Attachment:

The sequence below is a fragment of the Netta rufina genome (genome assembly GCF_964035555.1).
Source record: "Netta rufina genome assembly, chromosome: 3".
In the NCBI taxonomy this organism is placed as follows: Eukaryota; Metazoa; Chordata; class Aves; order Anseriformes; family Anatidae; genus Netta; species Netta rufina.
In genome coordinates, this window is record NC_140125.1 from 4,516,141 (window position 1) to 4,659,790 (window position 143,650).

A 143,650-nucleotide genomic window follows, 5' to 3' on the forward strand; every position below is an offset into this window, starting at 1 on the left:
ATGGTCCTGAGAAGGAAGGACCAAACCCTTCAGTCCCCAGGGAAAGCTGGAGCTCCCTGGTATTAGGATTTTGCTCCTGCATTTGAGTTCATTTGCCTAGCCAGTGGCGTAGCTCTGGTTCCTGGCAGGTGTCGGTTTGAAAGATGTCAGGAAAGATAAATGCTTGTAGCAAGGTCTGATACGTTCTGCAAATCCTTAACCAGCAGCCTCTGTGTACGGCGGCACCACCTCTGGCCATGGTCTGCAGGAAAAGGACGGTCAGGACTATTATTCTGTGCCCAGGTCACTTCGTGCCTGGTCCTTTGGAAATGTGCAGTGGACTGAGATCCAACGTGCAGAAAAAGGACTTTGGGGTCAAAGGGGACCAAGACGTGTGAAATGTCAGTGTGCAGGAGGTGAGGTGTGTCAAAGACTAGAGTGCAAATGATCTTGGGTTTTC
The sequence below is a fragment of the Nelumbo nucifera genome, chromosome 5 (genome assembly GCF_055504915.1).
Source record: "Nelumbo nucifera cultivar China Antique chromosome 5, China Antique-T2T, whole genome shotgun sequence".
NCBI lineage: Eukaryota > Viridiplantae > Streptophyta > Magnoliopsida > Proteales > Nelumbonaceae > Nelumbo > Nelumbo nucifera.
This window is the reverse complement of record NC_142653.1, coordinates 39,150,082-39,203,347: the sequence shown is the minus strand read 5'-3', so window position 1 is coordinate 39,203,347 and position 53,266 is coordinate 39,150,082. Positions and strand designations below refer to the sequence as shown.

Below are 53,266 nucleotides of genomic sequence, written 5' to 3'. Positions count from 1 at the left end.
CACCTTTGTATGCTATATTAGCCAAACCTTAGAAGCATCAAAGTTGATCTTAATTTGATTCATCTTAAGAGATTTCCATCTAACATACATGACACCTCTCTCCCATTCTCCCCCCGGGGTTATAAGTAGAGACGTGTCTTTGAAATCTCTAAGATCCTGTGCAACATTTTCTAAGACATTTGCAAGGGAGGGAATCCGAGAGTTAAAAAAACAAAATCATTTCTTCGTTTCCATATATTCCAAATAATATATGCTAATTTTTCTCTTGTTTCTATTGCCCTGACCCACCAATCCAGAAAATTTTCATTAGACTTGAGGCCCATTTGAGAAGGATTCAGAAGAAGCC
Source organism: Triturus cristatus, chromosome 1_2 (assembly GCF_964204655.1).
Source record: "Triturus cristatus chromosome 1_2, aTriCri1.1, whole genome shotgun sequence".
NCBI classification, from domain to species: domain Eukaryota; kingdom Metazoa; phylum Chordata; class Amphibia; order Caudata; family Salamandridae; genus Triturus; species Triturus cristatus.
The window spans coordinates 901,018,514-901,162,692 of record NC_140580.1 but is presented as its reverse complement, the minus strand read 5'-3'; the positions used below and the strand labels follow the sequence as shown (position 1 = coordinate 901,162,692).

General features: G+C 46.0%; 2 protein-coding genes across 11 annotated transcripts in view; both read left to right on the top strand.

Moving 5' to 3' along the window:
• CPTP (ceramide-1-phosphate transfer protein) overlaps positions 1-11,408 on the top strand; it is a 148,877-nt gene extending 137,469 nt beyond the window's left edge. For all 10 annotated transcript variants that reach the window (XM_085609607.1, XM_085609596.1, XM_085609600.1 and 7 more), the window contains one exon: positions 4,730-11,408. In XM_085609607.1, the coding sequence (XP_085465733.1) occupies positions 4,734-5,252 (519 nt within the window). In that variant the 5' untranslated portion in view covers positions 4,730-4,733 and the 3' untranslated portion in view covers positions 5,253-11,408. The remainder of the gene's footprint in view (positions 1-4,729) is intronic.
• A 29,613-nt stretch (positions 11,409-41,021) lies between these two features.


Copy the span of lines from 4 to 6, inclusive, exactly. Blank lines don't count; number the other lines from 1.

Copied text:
In genome coordinates, this window is record NC_140125.1 from 4,516,141 (window position 1) to 4,659,790 (window position 143,650).

A 143,650-nucleotide genomic window follows, 5' to 3' on the forward strand; every position below is an offset into this window, starting at 1 on the left:
ATGGTCCTGAGAAGGAAGGACCAAACCCTTCAGTCCCCAGGGAAAGCTGGAGCTCCCTGGTATTAGGATTTTGCTCCTGCATTTGAGTTCATTTGCCTAGCCAGTGGCGTAGCTCTGGTTCCTGGCAGGTGTCGGTTTGAAAGATGTCAGGAAAGATAAATGCTTGTAGCAAGGTCTGATACGTTCTGCAAATCCTTAACCAGCAGCCTCTGTGTACGGCGGCACCACCTCTGGCCATGGTCTGCAGGAAAAGGACGGTCAGGACTATTATTCTGTGCCCAGGTCACTTCGTGCCTGGTCCTTTGGAAATGTGCAGTGGACTGAGATCCAACGTGCAGAAAAAGGACTTTGGGGTCAAAGGGGACCAAGACGTGTGAAATGTCAGTGTGCAGGAGGTGAGGTGTGTCAAAGACTAGAGTGCAAATGATCTTGGGTTTTC